If you watch any of the cable news shows you have no doubt seen former actors pitching Reverse Mortgages. These are the commercials where they talk about how you can turn your home equity into cash and never have another mortgage payment. So how exactly do these work?
A Reverse Mortgage is an FHA insured loan against your house, it is that simple. But unlike a conventional mortgage where you pay it back over a 15 or 30 year period, with a reverse mortgage you don't make payments. It is basically a trade where you trade the mortgage company your home equity and they trade you a monthly payout or lump sum. The mortgage company is foregoing the monthly payback in hopes of recouping their investment + interest down the road when you either sell the property or pass away and your estate hands over the keys to the house.
In the past Reverse Mortgages had a bit of a negative stigma as the closing costs were very high. All reverse mortgages are required to have Mortgage Insurance which can run as much as 2% of the home value in addition to standard closing costs, all told this could mean 3 1/2% in costs at the closing table. Newer products allow for much less in closing costs, but they limit the amount of cash that the borrower is able to take out of the home equity.
A couple of key facts:
- you have to be 62 or older to do a reverse mortgage
- the home has to be your primary residence
- you have to maintain the property, pay your prop taxes and insurance
- the loan is similar to going to the bank and getting a home equity line of credit against your house, the difference being you get the money and don't make any payments (they are deferred upon the sale of the home)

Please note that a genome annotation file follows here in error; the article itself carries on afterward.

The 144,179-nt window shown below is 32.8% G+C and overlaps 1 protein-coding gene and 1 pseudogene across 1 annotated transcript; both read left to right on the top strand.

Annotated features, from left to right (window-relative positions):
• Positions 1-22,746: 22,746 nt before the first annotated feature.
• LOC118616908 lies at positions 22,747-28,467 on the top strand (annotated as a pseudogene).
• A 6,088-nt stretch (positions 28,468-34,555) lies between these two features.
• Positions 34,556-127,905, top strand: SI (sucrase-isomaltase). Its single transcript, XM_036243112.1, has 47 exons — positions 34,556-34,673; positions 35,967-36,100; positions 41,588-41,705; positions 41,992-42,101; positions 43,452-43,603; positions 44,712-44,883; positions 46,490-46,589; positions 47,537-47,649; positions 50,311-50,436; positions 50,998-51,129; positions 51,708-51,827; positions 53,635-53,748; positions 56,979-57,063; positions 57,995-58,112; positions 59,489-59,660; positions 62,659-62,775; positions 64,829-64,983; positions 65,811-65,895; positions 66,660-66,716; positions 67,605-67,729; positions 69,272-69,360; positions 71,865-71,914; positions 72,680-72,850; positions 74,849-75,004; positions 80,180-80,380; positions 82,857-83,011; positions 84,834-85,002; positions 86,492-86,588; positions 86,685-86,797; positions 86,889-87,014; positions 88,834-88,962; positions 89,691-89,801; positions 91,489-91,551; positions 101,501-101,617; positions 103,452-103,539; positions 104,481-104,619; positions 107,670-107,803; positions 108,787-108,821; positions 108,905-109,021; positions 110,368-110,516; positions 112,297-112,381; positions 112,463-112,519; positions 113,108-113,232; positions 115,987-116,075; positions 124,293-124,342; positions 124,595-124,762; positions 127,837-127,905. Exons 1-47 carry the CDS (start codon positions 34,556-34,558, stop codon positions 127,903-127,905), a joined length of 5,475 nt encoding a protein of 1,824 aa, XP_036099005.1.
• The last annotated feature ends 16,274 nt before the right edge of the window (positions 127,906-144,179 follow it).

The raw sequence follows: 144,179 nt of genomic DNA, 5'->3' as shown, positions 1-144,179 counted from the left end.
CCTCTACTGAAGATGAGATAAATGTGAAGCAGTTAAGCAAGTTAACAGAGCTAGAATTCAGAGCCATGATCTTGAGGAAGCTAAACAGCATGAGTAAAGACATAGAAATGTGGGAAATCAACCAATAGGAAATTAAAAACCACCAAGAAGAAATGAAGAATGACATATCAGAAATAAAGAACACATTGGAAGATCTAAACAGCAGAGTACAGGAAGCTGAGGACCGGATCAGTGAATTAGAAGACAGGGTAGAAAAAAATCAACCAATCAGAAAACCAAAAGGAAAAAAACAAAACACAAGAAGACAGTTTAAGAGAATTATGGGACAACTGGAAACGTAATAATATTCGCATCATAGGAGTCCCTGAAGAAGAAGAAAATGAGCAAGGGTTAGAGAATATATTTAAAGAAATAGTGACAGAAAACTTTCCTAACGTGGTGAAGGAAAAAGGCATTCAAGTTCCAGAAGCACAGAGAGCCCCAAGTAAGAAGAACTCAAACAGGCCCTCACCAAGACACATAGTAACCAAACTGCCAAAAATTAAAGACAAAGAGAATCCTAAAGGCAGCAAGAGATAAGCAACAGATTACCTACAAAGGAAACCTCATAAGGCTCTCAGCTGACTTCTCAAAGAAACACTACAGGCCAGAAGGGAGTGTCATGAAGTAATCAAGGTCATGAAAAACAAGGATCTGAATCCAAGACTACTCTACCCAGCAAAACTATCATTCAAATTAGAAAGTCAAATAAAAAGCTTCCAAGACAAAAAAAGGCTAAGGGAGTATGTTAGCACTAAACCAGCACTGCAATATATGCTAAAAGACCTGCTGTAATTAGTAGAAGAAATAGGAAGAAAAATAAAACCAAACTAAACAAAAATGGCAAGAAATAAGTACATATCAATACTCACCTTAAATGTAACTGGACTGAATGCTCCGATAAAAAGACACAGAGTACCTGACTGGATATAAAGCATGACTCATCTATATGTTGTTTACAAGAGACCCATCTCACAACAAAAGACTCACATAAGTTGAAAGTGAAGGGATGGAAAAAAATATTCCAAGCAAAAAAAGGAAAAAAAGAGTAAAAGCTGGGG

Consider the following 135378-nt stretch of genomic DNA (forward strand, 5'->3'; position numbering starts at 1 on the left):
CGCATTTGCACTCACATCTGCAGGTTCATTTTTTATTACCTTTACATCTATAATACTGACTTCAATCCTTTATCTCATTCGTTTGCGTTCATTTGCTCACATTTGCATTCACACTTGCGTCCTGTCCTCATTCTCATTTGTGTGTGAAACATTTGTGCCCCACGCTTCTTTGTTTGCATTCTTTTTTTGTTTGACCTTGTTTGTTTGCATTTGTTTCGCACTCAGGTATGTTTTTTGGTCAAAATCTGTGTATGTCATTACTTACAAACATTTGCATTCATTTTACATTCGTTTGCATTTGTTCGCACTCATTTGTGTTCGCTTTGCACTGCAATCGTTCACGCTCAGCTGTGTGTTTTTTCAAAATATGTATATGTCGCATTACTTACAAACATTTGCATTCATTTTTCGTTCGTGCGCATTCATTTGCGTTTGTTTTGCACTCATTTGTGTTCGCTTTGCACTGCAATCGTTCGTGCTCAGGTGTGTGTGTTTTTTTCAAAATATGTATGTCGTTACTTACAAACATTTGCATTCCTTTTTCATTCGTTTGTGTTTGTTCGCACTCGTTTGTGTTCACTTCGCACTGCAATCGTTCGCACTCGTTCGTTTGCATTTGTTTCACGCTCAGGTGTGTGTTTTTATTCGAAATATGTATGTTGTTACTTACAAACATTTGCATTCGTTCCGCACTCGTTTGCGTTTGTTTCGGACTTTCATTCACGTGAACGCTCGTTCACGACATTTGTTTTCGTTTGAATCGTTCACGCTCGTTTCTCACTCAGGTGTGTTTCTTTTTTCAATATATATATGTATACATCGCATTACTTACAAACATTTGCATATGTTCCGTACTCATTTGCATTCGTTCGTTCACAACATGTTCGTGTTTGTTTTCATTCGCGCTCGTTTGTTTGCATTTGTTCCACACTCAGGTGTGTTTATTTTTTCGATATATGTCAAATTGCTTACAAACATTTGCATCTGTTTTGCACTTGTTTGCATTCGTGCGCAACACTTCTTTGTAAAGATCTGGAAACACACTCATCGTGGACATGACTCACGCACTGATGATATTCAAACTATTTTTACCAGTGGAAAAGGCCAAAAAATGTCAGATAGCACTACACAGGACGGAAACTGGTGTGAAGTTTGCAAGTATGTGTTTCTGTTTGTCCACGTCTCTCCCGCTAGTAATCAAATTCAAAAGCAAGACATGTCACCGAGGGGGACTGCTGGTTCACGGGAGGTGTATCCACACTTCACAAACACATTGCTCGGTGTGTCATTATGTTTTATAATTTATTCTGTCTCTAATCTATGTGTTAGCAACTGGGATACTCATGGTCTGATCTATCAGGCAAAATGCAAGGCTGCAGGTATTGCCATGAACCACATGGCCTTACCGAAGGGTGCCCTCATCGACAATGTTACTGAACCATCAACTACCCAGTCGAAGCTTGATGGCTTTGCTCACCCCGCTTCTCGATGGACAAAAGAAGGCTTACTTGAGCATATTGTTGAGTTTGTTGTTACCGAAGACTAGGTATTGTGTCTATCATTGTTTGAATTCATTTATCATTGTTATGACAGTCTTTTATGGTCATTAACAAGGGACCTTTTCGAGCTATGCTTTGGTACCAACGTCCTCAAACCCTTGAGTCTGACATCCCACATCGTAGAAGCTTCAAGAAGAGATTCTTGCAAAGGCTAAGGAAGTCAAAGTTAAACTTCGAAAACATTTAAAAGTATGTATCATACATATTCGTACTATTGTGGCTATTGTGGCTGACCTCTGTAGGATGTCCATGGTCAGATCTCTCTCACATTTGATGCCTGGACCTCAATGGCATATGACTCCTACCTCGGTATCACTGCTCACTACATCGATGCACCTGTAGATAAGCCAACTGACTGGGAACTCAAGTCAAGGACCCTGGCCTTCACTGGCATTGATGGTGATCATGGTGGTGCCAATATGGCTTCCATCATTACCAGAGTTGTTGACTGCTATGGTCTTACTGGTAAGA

- the loans are non-recourse meaning if you did a reverse mortgage and the real estate market tanked, you (or your heirs) are not liable for any loss the mortgage company incurs. Your heirs just hand over the keys and walk away.
- the amount of equity you can pull from your home varies with age. If you did a reverse mortgage at age 62 you might get up to 50% of your equity out. If you did a reverse at age 82 you might get up to 70% of your equity out. (estimations only)
When would a reverse mortgage work for someone?
Prior to getting a reverse mortgage it would be advisable to consult a financial planner to have them review the entire picture, but here are some cases where this tool could be used:
- you are retired and realize that you want to stay in your home through the remainder of your life, but the mortgage payment is eating up a big portion of your cashflow. Would having no mortgage payment plus extracting 60% of your existing equity help?
- you are retired and would like to pay cash for a second home or rental. By extracting the equity in your primary residence with a reverse mortgage you now have funds to pay for this second home or rental and no primary mortgage.
These of course are very generic situations and as all tools there is a tradeoff (and that is giving up a good percentage of your home equity). While you may still be able to sell your home, payoff the reverse mortgage and walk away with cash in the future, you need to approach this as if you will live in your home for the remainder of your life.